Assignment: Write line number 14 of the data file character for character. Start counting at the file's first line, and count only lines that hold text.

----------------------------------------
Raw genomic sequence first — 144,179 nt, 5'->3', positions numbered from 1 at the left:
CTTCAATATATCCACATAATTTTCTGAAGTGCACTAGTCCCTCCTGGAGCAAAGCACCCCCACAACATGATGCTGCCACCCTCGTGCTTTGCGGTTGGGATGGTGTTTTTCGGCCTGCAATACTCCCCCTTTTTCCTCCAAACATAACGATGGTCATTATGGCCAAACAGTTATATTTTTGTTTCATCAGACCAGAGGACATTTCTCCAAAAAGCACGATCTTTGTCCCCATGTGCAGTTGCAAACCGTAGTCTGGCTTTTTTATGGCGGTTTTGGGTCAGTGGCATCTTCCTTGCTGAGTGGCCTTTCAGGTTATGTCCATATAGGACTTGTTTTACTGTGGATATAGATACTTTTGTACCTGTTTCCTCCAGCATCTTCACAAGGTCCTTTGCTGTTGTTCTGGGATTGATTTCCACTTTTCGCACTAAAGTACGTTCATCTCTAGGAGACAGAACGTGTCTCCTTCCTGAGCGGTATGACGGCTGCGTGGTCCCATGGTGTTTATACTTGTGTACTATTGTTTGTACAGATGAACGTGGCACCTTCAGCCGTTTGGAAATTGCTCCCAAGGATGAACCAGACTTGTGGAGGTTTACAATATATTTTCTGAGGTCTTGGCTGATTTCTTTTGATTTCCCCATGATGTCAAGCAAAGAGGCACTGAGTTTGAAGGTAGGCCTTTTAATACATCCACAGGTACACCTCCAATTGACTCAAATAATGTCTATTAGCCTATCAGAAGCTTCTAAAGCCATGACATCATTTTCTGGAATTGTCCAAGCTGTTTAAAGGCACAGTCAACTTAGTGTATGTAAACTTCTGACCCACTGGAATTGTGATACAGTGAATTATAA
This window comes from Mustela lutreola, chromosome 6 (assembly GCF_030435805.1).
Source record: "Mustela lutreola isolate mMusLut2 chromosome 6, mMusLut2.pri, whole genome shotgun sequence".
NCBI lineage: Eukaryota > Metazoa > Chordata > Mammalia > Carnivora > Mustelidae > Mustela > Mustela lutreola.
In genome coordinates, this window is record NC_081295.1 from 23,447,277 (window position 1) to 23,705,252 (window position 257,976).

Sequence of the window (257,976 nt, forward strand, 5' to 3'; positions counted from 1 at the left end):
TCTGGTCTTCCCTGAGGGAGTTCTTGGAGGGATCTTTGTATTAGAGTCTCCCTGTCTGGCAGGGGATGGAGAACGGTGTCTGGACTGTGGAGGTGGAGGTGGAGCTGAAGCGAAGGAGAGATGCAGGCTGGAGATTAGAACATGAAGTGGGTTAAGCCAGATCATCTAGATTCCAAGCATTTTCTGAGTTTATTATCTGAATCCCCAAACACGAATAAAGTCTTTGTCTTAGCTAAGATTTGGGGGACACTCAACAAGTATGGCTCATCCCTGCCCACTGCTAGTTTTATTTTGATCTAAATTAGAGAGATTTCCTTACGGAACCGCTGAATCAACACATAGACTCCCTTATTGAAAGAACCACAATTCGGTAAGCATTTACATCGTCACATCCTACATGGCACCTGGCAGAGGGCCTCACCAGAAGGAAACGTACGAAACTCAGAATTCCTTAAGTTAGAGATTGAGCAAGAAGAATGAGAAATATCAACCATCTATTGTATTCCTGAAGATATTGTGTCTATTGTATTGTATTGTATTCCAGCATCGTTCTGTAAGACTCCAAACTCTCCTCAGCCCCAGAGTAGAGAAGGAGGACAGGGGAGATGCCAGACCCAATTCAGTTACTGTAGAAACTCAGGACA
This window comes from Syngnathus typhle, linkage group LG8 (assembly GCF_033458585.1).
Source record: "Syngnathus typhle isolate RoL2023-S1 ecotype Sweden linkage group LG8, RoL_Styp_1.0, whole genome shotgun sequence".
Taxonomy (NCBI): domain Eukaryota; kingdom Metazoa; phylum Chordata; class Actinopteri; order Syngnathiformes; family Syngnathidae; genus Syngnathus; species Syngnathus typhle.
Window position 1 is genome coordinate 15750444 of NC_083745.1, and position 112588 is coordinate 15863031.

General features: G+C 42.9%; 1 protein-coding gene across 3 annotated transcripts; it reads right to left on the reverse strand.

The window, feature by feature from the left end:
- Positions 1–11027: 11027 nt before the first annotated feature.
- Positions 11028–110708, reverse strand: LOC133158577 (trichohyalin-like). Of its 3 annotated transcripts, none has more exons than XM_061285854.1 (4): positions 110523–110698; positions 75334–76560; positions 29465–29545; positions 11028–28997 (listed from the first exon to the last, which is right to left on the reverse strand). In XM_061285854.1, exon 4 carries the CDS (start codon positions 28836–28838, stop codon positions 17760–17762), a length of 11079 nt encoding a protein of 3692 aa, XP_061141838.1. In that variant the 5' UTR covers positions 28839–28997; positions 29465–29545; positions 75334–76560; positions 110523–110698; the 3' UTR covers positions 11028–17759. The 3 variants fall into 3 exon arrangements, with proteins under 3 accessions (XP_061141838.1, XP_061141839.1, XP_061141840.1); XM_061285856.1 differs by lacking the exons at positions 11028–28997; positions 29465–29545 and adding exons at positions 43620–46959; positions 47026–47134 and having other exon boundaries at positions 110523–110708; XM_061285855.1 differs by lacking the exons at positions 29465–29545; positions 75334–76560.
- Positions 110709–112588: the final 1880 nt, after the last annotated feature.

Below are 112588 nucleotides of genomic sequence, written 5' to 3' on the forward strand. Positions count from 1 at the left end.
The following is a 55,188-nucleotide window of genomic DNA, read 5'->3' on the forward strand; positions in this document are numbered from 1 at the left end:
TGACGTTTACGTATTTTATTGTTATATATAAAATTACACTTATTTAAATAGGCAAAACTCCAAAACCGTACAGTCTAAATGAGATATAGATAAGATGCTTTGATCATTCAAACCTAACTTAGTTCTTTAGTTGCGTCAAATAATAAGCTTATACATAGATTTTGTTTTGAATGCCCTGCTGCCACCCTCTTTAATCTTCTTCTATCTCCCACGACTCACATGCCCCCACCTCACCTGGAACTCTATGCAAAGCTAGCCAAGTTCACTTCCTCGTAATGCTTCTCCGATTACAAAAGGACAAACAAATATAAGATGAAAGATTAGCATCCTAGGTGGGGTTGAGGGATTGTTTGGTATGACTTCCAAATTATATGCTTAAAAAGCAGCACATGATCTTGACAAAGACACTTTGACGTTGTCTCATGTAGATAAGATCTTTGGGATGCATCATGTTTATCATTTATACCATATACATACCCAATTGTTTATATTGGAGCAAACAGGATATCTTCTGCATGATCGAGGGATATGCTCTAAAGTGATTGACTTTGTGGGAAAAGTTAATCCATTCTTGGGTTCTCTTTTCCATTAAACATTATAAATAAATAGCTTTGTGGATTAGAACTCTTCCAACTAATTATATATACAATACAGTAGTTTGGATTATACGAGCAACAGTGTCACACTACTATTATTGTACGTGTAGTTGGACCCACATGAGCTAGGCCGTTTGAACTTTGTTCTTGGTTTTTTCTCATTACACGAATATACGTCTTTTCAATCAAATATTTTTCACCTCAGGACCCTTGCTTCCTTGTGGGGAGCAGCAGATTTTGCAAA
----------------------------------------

The window, feature by feature from the left end: